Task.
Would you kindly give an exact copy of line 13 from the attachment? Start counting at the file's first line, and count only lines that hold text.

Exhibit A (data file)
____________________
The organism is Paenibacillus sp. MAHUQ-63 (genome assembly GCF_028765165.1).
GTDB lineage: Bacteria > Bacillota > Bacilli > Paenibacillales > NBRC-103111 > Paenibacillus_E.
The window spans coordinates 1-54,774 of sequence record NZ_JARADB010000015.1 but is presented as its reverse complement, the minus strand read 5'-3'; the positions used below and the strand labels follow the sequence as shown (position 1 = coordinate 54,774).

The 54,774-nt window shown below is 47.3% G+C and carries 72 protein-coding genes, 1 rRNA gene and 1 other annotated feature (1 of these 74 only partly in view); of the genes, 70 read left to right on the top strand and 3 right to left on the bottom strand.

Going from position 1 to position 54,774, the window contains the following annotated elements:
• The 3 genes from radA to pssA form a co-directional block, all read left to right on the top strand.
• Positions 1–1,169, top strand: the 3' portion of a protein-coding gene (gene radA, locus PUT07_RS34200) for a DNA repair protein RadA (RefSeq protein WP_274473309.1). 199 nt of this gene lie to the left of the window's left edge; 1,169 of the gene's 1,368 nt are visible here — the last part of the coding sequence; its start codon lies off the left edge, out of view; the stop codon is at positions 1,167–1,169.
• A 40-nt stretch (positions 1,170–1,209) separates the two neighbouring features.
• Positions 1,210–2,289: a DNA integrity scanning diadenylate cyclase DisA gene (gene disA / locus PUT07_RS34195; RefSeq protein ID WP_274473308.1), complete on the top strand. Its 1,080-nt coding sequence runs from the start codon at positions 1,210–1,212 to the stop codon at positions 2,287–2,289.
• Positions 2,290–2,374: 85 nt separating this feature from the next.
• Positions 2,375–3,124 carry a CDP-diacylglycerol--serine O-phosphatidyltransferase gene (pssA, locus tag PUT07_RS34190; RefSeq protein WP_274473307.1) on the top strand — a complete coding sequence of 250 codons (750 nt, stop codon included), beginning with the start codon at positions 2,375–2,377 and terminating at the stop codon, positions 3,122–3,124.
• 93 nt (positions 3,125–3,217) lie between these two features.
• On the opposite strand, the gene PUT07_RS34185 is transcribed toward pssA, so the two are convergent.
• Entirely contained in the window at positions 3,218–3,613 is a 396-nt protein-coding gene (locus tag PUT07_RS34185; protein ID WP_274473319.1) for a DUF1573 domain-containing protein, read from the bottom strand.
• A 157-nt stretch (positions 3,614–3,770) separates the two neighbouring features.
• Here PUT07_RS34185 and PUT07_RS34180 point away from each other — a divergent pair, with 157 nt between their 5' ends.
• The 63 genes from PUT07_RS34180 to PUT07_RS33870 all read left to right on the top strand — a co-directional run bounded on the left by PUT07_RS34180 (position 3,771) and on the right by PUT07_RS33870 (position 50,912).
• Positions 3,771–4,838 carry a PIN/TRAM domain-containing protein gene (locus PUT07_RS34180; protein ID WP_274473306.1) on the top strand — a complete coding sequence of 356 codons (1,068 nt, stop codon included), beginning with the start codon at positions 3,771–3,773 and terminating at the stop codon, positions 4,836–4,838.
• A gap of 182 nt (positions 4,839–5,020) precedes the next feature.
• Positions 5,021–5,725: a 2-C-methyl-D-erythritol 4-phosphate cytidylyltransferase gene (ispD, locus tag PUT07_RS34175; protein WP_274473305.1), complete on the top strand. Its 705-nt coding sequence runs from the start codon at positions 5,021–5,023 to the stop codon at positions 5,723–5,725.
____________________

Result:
• On the opposite strand, the gene PUT07_RS34185 is transcribed toward pssA, so the two are convergent.